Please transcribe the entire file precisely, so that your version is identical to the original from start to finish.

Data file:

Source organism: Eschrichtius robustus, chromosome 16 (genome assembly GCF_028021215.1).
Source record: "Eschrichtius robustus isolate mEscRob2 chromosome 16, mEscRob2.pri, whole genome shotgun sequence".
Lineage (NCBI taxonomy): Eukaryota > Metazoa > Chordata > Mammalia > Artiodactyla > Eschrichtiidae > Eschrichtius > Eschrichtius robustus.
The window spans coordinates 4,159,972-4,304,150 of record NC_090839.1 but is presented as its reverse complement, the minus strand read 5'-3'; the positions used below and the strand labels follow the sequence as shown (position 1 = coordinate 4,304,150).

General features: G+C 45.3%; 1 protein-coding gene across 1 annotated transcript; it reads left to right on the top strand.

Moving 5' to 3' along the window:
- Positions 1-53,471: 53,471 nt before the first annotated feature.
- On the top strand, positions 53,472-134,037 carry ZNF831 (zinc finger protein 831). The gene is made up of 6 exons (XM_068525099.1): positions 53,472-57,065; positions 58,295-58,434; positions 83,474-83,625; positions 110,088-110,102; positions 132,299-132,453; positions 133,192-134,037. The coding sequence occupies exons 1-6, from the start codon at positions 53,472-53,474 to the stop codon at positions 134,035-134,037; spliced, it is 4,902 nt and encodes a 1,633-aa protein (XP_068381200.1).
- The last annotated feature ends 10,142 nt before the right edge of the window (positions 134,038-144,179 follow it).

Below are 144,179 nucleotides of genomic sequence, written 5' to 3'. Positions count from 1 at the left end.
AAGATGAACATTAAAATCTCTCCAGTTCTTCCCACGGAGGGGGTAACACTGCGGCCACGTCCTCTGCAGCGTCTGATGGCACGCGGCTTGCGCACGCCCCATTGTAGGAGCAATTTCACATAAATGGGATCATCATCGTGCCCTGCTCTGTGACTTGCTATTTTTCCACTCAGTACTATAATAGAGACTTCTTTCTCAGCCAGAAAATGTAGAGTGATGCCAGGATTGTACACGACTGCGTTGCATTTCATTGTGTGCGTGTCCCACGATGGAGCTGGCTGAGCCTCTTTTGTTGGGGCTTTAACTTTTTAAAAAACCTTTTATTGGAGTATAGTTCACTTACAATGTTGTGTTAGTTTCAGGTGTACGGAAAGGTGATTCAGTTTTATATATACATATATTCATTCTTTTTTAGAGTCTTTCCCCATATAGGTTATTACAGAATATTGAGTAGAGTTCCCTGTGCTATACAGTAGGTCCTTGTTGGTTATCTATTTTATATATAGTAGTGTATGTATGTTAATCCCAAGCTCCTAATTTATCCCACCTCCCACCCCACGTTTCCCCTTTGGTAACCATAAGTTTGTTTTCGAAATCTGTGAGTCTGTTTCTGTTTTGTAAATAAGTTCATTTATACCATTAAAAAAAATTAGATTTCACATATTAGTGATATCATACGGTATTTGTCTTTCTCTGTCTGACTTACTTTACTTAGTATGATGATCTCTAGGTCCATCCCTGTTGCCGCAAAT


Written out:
Source organism: Eschrichtius robustus, chromosome 16 (genome assembly GCF_028021215.1).
Source record: "Eschrichtius robustus isolate mEscRob2 chromosome 16, mEscRob2.pri, whole genome shotgun sequence".
Lineage (NCBI taxonomy): Eukaryota > Metazoa > Chordata > Mammalia > Artiodactyla > Eschrichtiidae > Eschrichtius > Eschrichtius robustus.
The window spans coordinates 4,159,972-4,304,150 of record NC_090839.1 but is presented as its reverse complement, the minus strand read 5'-3'; the positions used below and the strand labels follow the sequence as shown (position 1 = coordinate 4,304,150).

General features: G+C 45.3%; 1 protein-coding gene across 1 annotated transcript; it reads left to right on the top strand.

Moving 5' to 3' along the window:
- Positions 1-53,471: 53,471 nt before the first annotated feature.
- On the top strand, positions 53,472-134,037 carry ZNF831 (zinc finger protein 831). The gene is made up of 6 exons (XM_068525099.1): positions 53,472-57,065; positions 58,295-58,434; positions 83,474-83,625; positions 110,088-110,102; positions 132,299-132,453; positions 133,192-134,037. The coding sequence occupies exons 1-6, from the start codon at positions 53,472-53,474 to the stop codon at positions 134,035-134,037; spliced, it is 4,902 nt and encodes a 1,633-aa protein (XP_068381200.1).
- The last annotated feature ends 10,142 nt before the right edge of the window (positions 134,038-144,179 follow it).

Below are 144,179 nucleotides of genomic sequence, written 5' to 3'. Positions count from 1 at the left end.
AAGATGAACATTAAAATCTCTCCAGTTCTTCCCACGGAGGGGGTAACACTGCGGCCACGTCCTCTGCAGCGTCTGATGGCACGCGGCTTGCGCACGCCCCATTGTAGGAGCAATTTCACATAAATGGGATCATCATCGTGCCCTGCTCTGTGACTTGCTATTTTTCCACTCAGTACTATAATAGAGACTTCTTTCTCAGCCAGAAAATGTAGAGTGATGCCAGGATTGTACACGACTGCGTTGCATTTCATTGTGTGCGTGTCCCACGATGGAGCTGGCTGAGCCTCTTTTGTTGGGGCTTTAACTTTTTAAAAAACCTTTTATTGGAGTATAGTTCACTTACAATGTTGTGTTAGTTTCAGGTGTACGGAAAGGTGATTCAGTTTTATATATACATATATTCATTCTTTTTTAGAGTCTTTCCCCATATAGGTTATTACAGAATATTGAGTAGAGTTCCCTGTGCTATACAGTAGGTCCTTGTTGGTTATCTATTTTATATATAGTAGTGTATGTATGTTAATCCCAAGCTCCTAATTTATCCCACCTCCCACCCCACGTTTCCCCTTTGGTAACCATAAGTTTGTTTTCGAAATCTGTGAGTCTGTTTCTGTTTTGTAAATAAGTTCATTTATACCATTAAAAAAAATTAGATTTCACATATTAGTGATATCATACGGTATTTGTCTTTCTCTGTCTGACTTACTTTACTTAGTATGATGATCTCTAGGTCCATCCCTGTTGCCGCAAAT